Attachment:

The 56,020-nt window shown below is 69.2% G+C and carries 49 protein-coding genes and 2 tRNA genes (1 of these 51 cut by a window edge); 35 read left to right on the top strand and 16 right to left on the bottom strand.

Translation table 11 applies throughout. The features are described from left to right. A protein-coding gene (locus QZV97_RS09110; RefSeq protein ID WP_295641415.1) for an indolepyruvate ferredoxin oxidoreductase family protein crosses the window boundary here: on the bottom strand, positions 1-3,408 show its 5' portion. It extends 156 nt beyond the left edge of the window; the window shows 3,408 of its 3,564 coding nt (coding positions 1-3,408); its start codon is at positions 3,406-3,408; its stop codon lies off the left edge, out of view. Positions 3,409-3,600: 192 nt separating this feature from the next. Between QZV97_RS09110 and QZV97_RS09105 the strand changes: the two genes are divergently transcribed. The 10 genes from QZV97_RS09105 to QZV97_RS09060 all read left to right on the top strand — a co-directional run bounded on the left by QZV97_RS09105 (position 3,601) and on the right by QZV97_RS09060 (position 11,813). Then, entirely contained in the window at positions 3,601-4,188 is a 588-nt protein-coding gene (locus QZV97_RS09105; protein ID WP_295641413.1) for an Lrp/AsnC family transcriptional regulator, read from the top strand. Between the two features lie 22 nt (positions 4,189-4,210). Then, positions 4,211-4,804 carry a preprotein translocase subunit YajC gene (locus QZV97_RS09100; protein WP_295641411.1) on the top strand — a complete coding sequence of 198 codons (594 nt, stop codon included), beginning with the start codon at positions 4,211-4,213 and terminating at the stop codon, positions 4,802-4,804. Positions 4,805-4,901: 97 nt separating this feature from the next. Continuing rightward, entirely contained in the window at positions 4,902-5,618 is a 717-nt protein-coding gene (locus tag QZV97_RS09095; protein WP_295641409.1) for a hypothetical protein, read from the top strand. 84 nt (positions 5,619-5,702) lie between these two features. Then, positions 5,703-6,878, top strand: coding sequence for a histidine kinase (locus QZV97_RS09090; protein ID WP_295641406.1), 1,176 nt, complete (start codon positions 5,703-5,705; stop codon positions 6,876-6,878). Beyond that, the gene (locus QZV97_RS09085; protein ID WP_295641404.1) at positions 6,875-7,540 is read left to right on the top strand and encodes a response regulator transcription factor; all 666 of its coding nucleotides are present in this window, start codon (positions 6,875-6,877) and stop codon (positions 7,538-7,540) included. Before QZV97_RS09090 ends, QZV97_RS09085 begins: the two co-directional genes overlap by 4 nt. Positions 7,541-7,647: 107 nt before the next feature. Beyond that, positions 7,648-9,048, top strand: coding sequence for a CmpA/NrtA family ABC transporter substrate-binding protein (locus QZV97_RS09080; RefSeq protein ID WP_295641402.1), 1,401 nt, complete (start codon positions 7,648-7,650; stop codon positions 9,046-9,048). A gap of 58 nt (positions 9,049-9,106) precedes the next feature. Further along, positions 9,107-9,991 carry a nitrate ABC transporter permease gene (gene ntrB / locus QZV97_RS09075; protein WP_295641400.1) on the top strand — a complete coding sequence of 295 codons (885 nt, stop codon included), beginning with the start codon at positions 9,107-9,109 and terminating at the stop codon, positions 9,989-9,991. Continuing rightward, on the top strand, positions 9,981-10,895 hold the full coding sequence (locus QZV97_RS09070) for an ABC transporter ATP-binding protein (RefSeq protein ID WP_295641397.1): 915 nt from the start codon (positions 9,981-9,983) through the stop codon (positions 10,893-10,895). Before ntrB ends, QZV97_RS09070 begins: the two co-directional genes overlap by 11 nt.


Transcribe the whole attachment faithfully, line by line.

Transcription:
The 56,020-nt window shown below is 69.2% G+C and carries 49 protein-coding genes and 2 tRNA genes (1 of these 51 cut by a window edge); 35 read left to right on the top strand and 16 right to left on the bottom strand.

Translation table 11 applies throughout. The features are described from left to right. A protein-coding gene (locus QZV97_RS09110; RefSeq protein ID WP_295641415.1) for an indolepyruvate ferredoxin oxidoreductase family protein crosses the window boundary here: on the bottom strand, positions 1-3,408 show its 5' portion. It extends 156 nt beyond the left edge of the window; the window shows 3,408 of its 3,564 coding nt (coding positions 1-3,408); its start codon is at positions 3,406-3,408; its stop codon lies off the left edge, out of view. Positions 3,409-3,600: 192 nt separating this feature from the next. Between QZV97_RS09110 and QZV97_RS09105 the strand changes: the two genes are divergently transcribed. The 10 genes from QZV97_RS09105 to QZV97_RS09060 all read left to right on the top strand — a co-directional run bounded on the left by QZV97_RS09105 (position 3,601) and on the right by QZV97_RS09060 (position 11,813). Then, entirely contained in the window at positions 3,601-4,188 is a 588-nt protein-coding gene (locus QZV97_RS09105; protein ID WP_295641413.1) for an Lrp/AsnC family transcriptional regulator, read from the top strand. Between the two features lie 22 nt (positions 4,189-4,210). Then, positions 4,211-4,804 carry a preprotein translocase subunit YajC gene (locus QZV97_RS09100; protein WP_295641411.1) on the top strand — a complete coding sequence of 198 codons (594 nt, stop codon included), beginning with the start codon at positions 4,211-4,213 and terminating at the stop codon, positions 4,802-4,804. Positions 4,805-4,901: 97 nt separating this feature from the next. Continuing rightward, entirely contained in the window at positions 4,902-5,618 is a 717-nt protein-coding gene (locus tag QZV97_RS09095; protein WP_295641409.1) for a hypothetical protein, read from the top strand. 84 nt (positions 5,619-5,702) lie between these two features. Then, positions 5,703-6,878, top strand: coding sequence for a histidine kinase (locus QZV97_RS09090; protein ID WP_295641406.1), 1,176 nt, complete (start codon positions 5,703-5,705; stop codon positions 6,876-6,878). Beyond that, the gene (locus QZV97_RS09085; protein ID WP_295641404.1) at positions 6,875-7,540 is read left to right on the top strand and encodes a response regulator transcription factor; all 666 of its coding nucleotides are present in this window, start codon (positions 6,875-6,877) and stop codon (positions 7,538-7,540) included. Before QZV97_RS09090 ends, QZV97_RS09085 begins: the two co-directional genes overlap by 4 nt. Positions 7,541-7,647: 107 nt before the next feature. Beyond that, positions 7,648-9,048, top strand: coding sequence for a CmpA/NrtA family ABC transporter substrate-binding protein (locus QZV97_RS09080; RefSeq protein ID WP_295641402.1), 1,401 nt, complete (start codon positions 7,648-7,650; stop codon positions 9,046-9,048). A gap of 58 nt (positions 9,049-9,106) precedes the next feature. Further along, positions 9,107-9,991 carry a nitrate ABC transporter permease gene (gene ntrB / locus QZV97_RS09075; protein WP_295641400.1) on the top strand — a complete coding sequence of 295 codons (885 nt, stop codon included), beginning with the start codon at positions 9,107-9,109 and terminating at the stop codon, positions 9,989-9,991. Continuing rightward, on the top strand, positions 9,981-10,895 hold the full coding sequence (locus QZV97_RS09070) for an ABC transporter ATP-binding protein (RefSeq protein ID WP_295641397.1): 915 nt from the start codon (positions 9,981-9,983) through the stop codon (positions 10,893-10,895). Before ntrB ends, QZV97_RS09070 begins: the two co-directional genes overlap by 11 nt.